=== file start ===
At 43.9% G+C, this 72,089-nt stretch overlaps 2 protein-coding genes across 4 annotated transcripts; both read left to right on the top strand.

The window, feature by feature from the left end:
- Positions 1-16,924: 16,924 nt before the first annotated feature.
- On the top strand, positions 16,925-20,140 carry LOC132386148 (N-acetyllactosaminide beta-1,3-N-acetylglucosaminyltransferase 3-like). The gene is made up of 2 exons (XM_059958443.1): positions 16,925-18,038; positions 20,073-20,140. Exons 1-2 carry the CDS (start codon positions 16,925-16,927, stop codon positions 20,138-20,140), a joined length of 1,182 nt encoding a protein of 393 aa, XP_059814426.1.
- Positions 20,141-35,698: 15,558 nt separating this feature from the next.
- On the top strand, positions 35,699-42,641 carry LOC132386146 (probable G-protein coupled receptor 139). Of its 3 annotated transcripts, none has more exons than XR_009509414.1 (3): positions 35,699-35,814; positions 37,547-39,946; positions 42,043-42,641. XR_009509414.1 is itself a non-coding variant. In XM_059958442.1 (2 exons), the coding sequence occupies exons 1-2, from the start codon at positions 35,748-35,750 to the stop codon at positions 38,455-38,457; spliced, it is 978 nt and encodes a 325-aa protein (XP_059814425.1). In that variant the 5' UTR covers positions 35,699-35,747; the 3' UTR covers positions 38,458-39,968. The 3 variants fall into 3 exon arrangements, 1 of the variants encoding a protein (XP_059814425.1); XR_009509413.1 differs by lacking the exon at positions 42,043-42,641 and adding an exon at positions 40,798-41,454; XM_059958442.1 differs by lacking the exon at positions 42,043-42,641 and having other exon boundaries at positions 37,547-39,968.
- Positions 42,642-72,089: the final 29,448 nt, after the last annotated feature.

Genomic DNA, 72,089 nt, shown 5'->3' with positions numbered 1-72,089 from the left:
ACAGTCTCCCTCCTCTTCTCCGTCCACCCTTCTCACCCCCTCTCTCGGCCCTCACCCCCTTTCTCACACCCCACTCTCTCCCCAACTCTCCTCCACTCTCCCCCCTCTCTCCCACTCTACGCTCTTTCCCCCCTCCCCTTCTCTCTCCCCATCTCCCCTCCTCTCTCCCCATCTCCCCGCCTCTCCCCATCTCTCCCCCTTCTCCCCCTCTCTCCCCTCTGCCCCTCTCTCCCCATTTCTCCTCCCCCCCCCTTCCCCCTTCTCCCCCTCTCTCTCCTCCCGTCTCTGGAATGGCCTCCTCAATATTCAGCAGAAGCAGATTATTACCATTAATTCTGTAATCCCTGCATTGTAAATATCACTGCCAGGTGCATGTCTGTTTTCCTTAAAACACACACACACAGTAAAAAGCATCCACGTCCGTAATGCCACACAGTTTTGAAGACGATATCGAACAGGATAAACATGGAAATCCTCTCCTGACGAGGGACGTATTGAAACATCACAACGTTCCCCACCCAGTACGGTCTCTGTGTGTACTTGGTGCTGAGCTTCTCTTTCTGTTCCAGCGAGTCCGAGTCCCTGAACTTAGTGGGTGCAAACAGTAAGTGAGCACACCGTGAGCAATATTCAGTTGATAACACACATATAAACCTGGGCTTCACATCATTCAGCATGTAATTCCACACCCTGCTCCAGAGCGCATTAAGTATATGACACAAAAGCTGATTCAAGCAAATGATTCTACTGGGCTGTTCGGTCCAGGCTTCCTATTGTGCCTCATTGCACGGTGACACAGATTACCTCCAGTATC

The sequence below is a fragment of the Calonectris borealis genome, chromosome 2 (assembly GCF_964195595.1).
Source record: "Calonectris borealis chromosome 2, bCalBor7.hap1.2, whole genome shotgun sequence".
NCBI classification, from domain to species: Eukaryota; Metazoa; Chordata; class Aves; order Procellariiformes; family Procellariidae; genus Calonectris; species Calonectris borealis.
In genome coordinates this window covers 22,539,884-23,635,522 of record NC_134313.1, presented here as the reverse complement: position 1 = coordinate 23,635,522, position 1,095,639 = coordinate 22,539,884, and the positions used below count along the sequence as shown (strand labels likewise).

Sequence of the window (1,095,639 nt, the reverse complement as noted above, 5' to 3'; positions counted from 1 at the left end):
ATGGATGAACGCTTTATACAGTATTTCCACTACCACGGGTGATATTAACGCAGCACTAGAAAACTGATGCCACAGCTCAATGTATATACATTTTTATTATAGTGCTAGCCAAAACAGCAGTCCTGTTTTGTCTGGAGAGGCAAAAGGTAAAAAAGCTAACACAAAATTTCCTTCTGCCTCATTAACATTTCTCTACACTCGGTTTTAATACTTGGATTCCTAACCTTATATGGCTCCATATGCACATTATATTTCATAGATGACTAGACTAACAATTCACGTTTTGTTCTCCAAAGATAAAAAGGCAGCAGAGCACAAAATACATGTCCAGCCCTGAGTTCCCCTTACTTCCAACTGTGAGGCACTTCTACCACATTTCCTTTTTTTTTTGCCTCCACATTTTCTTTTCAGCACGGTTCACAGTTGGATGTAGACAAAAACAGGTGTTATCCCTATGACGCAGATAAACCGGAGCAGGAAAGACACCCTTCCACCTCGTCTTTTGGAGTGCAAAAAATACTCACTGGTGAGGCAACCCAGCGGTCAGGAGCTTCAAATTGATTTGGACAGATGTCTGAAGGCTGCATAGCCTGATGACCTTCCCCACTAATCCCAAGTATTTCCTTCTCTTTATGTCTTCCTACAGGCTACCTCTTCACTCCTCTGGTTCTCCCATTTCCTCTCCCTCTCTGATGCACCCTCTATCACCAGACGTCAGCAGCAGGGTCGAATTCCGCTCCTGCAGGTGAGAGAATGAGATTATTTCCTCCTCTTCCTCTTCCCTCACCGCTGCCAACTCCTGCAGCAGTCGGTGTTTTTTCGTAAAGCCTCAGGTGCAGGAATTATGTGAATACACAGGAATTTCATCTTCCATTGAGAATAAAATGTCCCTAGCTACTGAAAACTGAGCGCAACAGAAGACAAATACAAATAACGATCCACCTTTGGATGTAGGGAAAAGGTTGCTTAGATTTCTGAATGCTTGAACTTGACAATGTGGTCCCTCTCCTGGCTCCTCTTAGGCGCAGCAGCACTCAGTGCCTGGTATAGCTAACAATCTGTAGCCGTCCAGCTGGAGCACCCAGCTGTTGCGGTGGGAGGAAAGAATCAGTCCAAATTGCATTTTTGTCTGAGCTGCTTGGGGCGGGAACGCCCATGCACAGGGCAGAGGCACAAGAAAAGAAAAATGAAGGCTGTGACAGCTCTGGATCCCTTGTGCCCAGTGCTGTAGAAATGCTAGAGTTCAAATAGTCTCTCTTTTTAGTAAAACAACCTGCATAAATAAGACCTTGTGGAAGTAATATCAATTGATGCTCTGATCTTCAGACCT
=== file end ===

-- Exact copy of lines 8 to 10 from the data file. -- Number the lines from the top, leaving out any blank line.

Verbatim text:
Genomic DNA, 72,089 nt, shown 5'->3' with positions numbered 1-72,089 from the left:
ACAGTCTCCCTCCTCTTCTCCGTCCACCCTTCTCACCCCCTCTCTCGGCCCTCACCCCCTTTCTCACACCCCACTCTCTCCCCAACTCTCCTCCACTCTCCCCCCTCTCTCCCACTCTACGCTCTTTCCCCCCTCCCCTTCTCTCTCCCCATCTCCCCTCCTCTCTCCCCATCTCCCCGCCTCTCCCCATCTCTCCCCCTTCTCCCCCTCTCTCCCCTCTGCCCCTCTCTCCCCATTTCTCCTCCCCCCCCCTTCCCCCTTCTCCCCCTCTCTCTCCTCCCGTCTCTGGAATGGCCTCCTCAATATTCAGCAGAAGCAGATTATTACCATTAATTCTGTAATCCCTGCATTGTAAATATCACTGCCAGGTGCATGTCTGTTTTCCTTAAAACACACACACACAGTAAAAAGCATCCACGTCCGTAATGCCACACAGTTTTGAAGACGATATCGAACAGGATAAACATGGAAATCCTCTCCTGACGAGGGACGTATTGAAACATCACAACGTTCCCCACCCAGTACGGTCTCTGTGTGTACTTGGTGCTGAGCTTCTCTTTCTGTTCCAGCGAGTCCGAGTCCCTGAACTTAGTGGGTGCAAACAGTAAGTGAGCACACCGTGAGCAATATTCAGTTGATAACACACATATAAACCTGGGCTTCACATCATTCAGCATGTAATTCCACACCCTGCTCCAGAGCGCATTAAGTATATGACACAAAAGCTGATTCAAGCAAATGATTCTACTGGGCTGTTCGGTCCAGGCTTCCTATTGTGCCTCATTGCACGGTGACACAGATTACCTCCAGTATC

The sequence below is a fragment of the Calonectris borealis genome, chromosome 2 (assembly GCF_964195595.1).